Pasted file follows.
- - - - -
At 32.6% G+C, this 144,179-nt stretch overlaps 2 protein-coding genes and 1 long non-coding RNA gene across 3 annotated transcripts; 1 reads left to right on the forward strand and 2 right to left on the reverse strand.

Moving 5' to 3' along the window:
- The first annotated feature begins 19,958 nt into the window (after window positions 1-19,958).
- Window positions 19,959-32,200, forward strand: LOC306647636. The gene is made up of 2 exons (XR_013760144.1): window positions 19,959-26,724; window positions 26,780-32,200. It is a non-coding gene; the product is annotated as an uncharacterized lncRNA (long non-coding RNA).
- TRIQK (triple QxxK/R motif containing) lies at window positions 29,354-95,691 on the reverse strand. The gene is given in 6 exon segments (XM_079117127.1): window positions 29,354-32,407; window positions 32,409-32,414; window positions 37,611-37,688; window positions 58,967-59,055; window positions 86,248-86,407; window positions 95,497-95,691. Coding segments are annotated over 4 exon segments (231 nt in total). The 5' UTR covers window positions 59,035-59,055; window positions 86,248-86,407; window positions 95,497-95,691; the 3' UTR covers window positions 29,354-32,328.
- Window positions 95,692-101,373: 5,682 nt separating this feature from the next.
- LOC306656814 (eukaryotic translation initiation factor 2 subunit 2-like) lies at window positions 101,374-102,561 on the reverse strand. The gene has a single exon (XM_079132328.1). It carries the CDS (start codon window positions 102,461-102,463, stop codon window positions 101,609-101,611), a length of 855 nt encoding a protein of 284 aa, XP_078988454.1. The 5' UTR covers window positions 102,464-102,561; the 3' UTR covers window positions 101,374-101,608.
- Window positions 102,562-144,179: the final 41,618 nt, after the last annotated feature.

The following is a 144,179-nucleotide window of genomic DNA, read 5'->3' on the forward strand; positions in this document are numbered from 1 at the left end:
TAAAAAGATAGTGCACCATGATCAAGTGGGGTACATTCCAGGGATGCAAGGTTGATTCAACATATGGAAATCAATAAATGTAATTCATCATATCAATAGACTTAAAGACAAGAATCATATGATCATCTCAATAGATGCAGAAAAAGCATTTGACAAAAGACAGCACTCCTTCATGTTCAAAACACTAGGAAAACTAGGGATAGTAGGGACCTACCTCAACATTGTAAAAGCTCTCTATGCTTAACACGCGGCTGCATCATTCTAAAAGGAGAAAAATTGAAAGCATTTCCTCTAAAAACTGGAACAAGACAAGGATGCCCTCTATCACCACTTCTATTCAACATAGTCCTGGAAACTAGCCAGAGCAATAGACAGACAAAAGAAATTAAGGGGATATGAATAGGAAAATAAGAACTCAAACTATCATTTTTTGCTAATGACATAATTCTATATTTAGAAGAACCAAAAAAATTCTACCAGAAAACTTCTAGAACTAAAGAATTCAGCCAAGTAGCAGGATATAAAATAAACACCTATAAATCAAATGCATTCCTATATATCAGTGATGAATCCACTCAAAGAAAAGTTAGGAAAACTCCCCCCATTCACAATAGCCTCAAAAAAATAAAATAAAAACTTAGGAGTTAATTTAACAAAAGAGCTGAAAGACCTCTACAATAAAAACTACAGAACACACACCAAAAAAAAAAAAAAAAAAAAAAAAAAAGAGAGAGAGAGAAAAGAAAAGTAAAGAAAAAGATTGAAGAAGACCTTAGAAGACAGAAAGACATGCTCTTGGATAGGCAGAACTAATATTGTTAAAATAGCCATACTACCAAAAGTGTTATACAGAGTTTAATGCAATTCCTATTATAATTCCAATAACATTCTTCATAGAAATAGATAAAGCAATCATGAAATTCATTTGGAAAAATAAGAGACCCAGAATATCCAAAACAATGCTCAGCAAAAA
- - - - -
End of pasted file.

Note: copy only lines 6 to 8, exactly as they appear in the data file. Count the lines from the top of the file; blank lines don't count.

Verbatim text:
- Window positions 95,692-101,373: 5,682 nt separating this feature from the next.
- LOC306656814 (eukaryotic translation initiation factor 2 subunit 2-like) lies at window positions 101,374-102,561 on the reverse strand. The gene has a single exon (XM_079132328.1). It carries the CDS (start codon window positions 102,461-102,463, stop codon window positions 101,609-101,611), a length of 855 nt encoding a protein of 284 aa, XP_078988454.1. The 5' UTR covers window positions 102,464-102,561; the 3' UTR covers window positions 101,374-101,608.
- Window positions 102,562-144,179: the final 41,618 nt, after the last annotated feature.